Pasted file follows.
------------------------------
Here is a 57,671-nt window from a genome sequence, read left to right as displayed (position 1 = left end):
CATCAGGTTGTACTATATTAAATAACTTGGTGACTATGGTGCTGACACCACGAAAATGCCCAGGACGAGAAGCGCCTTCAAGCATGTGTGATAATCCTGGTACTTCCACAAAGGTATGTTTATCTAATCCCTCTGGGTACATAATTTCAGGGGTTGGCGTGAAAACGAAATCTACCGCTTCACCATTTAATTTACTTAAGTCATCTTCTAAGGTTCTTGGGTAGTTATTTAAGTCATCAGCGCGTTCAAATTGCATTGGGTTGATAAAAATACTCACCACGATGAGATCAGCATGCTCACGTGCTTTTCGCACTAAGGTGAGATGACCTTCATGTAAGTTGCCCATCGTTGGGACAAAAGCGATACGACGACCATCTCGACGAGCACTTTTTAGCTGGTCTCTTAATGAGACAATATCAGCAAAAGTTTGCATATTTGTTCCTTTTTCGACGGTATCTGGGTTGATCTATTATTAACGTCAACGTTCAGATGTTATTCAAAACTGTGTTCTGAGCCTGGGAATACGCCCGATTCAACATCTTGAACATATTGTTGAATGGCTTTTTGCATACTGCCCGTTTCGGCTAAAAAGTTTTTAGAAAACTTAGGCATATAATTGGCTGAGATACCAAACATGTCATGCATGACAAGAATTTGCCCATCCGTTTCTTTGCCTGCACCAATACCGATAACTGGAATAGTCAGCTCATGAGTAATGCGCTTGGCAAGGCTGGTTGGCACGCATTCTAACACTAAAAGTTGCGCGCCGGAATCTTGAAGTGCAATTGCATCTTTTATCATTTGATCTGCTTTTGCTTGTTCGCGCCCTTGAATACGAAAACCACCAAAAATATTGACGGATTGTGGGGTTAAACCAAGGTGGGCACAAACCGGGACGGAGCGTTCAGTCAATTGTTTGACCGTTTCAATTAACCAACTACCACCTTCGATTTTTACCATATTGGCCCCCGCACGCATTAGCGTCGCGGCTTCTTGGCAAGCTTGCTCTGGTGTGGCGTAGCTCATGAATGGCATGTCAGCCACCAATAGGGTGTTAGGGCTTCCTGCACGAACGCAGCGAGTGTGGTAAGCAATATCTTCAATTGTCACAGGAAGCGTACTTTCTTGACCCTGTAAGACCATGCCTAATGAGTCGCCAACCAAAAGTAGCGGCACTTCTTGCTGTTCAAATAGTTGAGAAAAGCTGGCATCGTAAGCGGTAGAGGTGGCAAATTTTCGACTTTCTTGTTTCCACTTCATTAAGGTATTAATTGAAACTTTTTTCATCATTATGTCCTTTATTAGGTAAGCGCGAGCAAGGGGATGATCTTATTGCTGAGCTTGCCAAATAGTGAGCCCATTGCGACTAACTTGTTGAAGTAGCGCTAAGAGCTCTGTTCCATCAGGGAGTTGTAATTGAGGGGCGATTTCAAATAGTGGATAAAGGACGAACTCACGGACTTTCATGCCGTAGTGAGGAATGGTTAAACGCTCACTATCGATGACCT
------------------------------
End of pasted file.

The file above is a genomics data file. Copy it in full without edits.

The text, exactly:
Here is a 57,671-nt window from a genome sequence, read left to right as displayed (position 1 = left end):
CATCAGGTTGTACTATATTAAATAACTTGGTGACTATGGTGCTGACACCACGAAAATGCCCAGGACGAGAAGCGCCTTCAAGCATGTGTGATAATCCTGGTACTTCCACAAAGGTATGTTTATCTAATCCCTCTGGGTACATAATTTCAGGGGTTGGCGTGAAAACGAAATCTACCGCTTCACCATTTAATTTACTTAAGTCATCTTCTAAGGTTCTTGGGTAGTTATTTAAGTCATCAGCGCGTTCAAATTGCATTGGGTTGATAAAAATACTCACCACGATGAGATCAGCATGCTCACGTGCTTTTCGCACTAAGGTGAGATGACCTTCATGTAAGTTGCCCATCGTTGGGACAAAAGCGATACGACGACCATCTCGACGAGCACTTTTTAGCTGGTCTCTTAATGAGACAATATCAGCAAAAGTTTGCATATTTGTTCCTTTTTCGACGGTATCTGGGTTGATCTATTATTAACGTCAACGTTCAGATGTTATTCAAAACTGTGTTCTGAGCCTGGGAATACGCCCGATTCAACATCTTGAACATATTGTTGAATGGCTTTTTGCATACTGCCCGTTTCGGCTAAAAAGTTTTTAGAAAACTTAGGCATATAATTGGCTGAGATACCAAACATGTCATGCATGACAAGAATTTGCCCATCCGTTTCTTTGCCTGCACCAATACCGATAACTGGAATAGTCAGCTCATGAGTAATGCGCTTGGCAAGGCTGGTTGGCACGCATTCTAACACTAAAAGTTGCGCGCCGGAATCTTGAAGTGCAATTGCATCTTTTATCATTTGATCTGCTTTTGCTTGTTCGCGCCCTTGAATACGAAAACCACCAAAAATATTGACGGATTGTGGGGTTAAACCAAGGTGGGCACAAACCGGGACGGAGCGTTCAGTCAATTGTTTGACCGTTTCAATTAACCAACTACCACCTTCGATTTTTACCATATTGGCCCCCGCACGCATTAGCGTCGCGGCTTCTTGGCAAGCTTGCTCTGGTGTGGCGTAGCTCATGAATGGCATGTCAGCCACCAATAGGGTGTTAGGGCTTCCTGCACGAACGCAGCGAGTGTGGTAAGCAATATCTTCAATTGTCACAGGAAGCGTACTTTCTTGACCCTGTAAGACCATGCCTAATGAGTCGCCAACCAAAAGTAGCGGCACTTCTTGCTGTTCAAATAGTTGAGAAAAGCTGGCATCGTAAGCGGTAGAGGTGGCAAATTTTCGACTTTCTTGTTTCCACTTCATTAAGGTATTAATTGAAACTTTTTTCATCATTATGTCCTTTATTAGGTAAGCGCGAGCAAGGGGATGATCTTATTGCTGAGCTTGCCAAATAGTGAGCCCATTGCGACTAACTTGTTGAAGTAGCGCTAAGAGCTCTGTTCCATCAGGGAGTTGTAATTGAGGGGCGATTTCAAATAGTGGATAAAGGACGAACTCACGGACTTTCATGCCGTAGTGAGGAATGGTTAAACGCTCACTATCGATGACCT